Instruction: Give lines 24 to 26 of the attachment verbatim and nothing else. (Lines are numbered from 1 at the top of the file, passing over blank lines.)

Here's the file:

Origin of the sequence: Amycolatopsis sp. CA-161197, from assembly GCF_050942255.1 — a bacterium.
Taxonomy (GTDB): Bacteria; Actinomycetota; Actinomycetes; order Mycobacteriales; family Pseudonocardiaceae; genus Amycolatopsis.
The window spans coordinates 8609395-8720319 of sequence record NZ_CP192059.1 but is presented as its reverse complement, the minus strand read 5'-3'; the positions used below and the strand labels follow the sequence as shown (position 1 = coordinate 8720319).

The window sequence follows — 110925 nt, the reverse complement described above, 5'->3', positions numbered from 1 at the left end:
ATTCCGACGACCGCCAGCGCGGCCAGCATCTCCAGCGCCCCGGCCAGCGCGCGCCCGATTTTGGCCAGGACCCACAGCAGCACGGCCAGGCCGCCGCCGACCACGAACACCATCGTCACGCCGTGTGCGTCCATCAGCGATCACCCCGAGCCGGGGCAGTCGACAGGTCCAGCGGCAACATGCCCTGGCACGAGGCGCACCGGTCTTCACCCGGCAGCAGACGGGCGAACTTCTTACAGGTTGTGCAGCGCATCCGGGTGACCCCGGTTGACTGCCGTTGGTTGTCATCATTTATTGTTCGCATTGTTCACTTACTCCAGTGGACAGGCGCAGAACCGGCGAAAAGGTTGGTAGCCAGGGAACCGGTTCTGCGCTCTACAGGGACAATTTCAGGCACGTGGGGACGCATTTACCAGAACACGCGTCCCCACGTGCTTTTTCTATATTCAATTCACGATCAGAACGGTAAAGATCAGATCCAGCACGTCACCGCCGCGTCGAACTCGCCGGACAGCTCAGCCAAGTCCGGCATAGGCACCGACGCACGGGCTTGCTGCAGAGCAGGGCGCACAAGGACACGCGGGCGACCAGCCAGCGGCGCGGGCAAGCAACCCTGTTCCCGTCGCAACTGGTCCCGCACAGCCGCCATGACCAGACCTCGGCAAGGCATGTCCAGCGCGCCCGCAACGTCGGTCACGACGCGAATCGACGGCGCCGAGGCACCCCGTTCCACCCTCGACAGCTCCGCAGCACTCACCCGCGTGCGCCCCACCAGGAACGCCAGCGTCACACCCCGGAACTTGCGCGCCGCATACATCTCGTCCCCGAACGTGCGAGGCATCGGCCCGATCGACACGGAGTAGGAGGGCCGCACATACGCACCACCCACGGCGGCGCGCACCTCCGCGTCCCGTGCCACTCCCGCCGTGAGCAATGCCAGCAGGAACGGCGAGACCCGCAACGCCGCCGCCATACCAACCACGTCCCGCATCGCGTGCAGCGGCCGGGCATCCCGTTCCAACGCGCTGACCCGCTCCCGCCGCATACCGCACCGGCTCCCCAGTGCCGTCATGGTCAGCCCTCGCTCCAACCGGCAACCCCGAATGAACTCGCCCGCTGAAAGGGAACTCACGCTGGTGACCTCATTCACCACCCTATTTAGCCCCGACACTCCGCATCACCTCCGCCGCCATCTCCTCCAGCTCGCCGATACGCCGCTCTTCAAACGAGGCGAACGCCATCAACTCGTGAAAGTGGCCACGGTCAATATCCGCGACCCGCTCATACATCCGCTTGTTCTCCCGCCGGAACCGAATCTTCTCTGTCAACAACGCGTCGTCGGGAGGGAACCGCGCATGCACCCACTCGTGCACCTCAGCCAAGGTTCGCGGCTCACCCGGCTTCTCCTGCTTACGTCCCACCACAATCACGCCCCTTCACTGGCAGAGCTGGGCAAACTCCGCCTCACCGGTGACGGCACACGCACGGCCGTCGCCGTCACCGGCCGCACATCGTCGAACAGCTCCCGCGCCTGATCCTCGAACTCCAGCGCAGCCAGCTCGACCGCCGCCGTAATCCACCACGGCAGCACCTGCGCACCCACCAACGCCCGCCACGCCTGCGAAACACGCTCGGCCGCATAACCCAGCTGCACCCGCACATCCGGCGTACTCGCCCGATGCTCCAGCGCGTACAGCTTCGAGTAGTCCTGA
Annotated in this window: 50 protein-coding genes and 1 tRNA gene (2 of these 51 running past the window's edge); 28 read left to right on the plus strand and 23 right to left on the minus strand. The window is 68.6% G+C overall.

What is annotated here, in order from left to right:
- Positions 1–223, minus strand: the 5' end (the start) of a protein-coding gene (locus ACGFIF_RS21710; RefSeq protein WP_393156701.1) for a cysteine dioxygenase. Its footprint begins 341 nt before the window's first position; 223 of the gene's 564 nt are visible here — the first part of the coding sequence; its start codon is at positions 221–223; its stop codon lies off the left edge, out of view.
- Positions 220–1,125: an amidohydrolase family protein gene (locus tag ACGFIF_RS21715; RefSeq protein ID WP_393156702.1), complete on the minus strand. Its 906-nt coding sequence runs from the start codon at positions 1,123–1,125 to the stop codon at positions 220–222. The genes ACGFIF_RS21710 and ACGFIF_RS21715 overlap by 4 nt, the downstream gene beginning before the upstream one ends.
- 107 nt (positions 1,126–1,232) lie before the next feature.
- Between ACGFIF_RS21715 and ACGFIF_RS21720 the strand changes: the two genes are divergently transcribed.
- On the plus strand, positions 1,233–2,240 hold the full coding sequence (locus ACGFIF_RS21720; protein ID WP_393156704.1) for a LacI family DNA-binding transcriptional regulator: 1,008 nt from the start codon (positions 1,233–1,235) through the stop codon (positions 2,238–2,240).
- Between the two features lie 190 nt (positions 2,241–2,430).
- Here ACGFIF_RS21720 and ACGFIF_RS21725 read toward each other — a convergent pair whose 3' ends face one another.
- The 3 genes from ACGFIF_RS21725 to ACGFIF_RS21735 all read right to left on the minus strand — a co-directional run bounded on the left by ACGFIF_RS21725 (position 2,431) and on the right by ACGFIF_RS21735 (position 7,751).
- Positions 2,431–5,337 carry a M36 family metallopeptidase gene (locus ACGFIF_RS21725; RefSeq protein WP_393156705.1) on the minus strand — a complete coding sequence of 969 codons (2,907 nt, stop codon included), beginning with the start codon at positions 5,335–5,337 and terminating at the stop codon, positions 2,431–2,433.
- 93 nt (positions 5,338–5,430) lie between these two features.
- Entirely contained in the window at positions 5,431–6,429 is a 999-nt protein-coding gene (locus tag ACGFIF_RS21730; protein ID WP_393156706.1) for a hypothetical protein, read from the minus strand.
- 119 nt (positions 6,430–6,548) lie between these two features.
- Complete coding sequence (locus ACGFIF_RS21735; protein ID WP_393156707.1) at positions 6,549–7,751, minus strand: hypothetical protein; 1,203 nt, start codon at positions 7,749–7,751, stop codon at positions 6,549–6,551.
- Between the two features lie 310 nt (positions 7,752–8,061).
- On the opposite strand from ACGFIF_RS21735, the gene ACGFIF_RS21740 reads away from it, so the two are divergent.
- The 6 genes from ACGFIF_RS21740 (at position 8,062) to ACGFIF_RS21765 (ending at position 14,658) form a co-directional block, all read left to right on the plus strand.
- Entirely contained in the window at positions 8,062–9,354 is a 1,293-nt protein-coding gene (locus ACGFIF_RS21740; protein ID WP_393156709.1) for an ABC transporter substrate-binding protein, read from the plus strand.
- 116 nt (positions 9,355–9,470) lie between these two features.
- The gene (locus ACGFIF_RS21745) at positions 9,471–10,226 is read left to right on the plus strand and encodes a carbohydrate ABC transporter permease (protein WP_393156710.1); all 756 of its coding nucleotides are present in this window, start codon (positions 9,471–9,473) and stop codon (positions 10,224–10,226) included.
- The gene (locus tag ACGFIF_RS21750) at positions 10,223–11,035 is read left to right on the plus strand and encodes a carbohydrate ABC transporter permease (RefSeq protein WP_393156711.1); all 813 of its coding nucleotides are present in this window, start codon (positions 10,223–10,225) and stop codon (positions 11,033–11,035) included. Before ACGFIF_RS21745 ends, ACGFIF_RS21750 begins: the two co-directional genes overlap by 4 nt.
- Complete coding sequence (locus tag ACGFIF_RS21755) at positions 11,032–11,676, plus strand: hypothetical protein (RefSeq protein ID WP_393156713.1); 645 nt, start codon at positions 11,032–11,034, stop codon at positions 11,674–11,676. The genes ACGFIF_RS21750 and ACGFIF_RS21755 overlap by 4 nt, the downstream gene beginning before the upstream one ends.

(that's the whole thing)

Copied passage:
- Entirely contained in the window at positions 8,062–9,354 is a 1,293-nt protein-coding gene (locus ACGFIF_RS21740; protein ID WP_393156709.1) for an ABC transporter substrate-binding protein, read from the plus strand.
- 116 nt (positions 9,355–9,470) lie between these two features.
- The gene (locus ACGFIF_RS21745) at positions 9,471–10,226 is read left to right on the plus strand and encodes a carbohydrate ABC transporter permease (protein WP_393156710.1); all 756 of its coding nucleotides are present in this window, start codon (positions 9,471–9,473) and stop codon (positions 10,224–10,226) included.